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How can I use ffmpeg to isolate one channel from an audio file? I have a stereo audio file, and I need the output to be the contents of the right channel in a mono audio file.

While I'm sure it's fairly easy to do, I can't figure it out. Thanks for the help!

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up vote 8 down vote accepted

You have two methods:


You can use the -map_channel option:

ffmpeg -i stereo.wav -map_channel 0.0.1 right_mono.wav
  • The first 0 is the input file id
  • The next 0 is the stream specifier
  • The 1 is the channel id

So this can be translated as: first file, first stream, second channel (or right channel).

From the -map_channel documentation:

The order of the -map_channel option specifies the order of the channels in the output stream. The output channel layout is guessed from the number of channels mapped (mono if one -map_channel, stereo if two, etc.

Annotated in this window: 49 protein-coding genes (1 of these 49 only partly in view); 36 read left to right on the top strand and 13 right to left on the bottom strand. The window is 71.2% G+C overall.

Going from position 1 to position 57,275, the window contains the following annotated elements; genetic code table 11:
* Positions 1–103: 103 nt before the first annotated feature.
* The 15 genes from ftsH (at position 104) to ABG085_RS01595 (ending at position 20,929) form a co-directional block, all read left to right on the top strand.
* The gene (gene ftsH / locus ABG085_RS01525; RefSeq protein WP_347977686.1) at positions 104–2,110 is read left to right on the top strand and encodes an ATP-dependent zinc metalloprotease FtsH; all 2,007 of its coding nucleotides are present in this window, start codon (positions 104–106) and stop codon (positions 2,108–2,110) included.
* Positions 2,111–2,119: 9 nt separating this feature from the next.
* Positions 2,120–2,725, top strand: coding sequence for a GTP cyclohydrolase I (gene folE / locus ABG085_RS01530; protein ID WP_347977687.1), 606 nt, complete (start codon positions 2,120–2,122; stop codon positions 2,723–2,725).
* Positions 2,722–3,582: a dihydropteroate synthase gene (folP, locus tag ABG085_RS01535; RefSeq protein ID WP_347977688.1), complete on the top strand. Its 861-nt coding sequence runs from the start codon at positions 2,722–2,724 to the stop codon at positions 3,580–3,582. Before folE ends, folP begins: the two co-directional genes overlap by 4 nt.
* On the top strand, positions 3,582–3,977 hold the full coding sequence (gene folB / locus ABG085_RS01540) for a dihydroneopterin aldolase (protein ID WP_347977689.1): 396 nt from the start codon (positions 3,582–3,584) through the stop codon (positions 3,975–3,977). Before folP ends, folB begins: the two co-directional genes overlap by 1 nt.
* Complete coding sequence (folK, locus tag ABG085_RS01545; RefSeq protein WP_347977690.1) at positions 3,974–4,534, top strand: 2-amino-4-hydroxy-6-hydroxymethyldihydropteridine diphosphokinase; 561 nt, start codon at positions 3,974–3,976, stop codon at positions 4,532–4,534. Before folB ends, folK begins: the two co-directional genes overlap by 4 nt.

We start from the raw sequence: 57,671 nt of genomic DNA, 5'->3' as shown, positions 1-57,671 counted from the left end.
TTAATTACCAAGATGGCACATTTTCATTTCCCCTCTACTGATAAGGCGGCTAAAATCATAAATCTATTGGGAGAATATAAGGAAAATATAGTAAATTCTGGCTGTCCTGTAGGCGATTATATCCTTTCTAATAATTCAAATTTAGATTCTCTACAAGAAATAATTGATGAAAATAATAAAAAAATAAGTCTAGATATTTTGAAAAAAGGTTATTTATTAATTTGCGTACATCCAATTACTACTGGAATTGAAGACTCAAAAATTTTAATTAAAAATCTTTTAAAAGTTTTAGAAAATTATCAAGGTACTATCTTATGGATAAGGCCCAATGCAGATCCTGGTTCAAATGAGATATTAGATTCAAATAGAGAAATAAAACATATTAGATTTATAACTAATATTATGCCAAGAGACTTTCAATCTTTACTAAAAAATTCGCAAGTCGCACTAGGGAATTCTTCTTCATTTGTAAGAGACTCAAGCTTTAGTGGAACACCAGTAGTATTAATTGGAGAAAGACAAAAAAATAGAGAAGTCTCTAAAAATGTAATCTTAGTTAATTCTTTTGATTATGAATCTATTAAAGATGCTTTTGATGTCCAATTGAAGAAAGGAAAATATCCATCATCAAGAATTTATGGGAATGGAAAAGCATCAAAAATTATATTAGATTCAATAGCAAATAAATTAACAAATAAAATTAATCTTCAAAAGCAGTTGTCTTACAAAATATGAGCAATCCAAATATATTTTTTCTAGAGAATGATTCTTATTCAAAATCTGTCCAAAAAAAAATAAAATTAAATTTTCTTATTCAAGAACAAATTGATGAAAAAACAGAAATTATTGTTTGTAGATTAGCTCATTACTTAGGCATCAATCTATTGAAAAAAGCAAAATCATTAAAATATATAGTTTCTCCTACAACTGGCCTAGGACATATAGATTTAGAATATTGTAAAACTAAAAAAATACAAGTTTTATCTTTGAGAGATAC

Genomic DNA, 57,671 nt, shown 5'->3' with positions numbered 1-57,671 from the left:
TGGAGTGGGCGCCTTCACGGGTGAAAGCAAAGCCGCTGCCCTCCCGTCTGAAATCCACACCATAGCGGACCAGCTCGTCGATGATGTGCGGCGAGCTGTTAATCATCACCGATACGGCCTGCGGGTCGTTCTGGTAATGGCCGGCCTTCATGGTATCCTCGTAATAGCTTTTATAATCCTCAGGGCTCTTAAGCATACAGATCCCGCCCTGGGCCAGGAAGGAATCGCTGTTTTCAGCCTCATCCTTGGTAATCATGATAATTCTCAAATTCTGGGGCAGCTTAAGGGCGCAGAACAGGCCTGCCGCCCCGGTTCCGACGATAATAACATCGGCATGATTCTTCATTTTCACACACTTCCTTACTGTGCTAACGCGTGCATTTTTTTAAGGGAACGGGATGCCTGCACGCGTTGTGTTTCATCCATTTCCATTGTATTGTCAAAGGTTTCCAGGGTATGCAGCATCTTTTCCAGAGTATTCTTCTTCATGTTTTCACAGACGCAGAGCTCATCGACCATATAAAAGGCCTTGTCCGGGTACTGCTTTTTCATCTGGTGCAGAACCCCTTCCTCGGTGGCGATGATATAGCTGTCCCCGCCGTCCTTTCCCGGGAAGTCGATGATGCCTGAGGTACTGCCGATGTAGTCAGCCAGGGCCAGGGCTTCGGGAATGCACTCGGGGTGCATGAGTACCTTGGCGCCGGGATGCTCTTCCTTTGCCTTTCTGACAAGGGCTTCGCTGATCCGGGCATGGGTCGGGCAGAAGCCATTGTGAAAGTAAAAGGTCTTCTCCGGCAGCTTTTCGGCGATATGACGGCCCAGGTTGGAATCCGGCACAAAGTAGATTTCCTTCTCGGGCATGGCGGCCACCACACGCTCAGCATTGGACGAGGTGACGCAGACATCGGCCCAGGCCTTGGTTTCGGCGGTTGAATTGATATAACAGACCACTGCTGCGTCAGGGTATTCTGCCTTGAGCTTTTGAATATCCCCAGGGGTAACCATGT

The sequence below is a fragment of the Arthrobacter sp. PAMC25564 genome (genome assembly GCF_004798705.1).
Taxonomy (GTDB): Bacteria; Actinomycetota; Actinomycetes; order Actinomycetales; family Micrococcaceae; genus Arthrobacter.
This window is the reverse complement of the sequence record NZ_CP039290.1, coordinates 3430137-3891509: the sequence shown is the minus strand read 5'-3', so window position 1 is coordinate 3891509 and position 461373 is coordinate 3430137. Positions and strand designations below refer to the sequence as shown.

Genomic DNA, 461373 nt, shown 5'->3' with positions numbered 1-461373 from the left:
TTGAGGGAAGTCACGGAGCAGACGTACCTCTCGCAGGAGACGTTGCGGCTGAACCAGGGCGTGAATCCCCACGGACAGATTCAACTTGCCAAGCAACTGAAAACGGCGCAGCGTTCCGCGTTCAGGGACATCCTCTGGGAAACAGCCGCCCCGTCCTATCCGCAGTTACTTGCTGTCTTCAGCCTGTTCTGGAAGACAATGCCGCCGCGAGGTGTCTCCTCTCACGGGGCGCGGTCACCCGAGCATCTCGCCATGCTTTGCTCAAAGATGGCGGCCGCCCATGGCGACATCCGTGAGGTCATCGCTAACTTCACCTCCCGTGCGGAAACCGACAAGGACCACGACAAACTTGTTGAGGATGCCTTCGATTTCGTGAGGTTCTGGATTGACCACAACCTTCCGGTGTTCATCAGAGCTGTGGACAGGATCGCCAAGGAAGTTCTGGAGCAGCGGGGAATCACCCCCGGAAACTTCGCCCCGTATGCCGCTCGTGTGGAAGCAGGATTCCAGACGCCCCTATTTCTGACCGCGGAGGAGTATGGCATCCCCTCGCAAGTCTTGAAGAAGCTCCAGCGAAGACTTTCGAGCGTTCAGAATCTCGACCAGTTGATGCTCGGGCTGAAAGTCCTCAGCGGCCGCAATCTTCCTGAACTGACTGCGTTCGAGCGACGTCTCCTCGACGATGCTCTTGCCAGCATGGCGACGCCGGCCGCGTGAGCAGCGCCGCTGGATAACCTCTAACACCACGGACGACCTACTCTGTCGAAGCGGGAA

pan audio filter

You could also use the pan audio filter:

ffmpeg -i stereo.wav -af pan=1:c0=c1 right_mono.wav
  • 1 is output channel layout or number of channels
  • c0=c1 is the "outdef", or output channel specification
  • c0 represents the desired output channel number
  • c1 represents the input channel to use

Make sure to read the pan documentation first.

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Interstingly, on FLAC/WAV files -map_channel is nearly instantaneous saying "Pure channel mapping detected". – Louis May 31 '13 at 18:36
@Louis See Remapping examples for an explanation of "Pure channel mapping detected". – LordNeckbeard May 31 '13 at 18:46
Ah nice, so pan seems superior in that it can do pure channel mapping on lossy files too. – Louis May 31 '13 at 18:53
@Louis I think it should be the same. The console output of the -map_channel example shows, -map_channel is forwarded to lavfi similarly to -af pan=0x4:c0=c1, and the md5 muxer shows that the streams are the same. I don't quite understand 0x4 though. – LordNeckbeard May 31 '13 at 19:56

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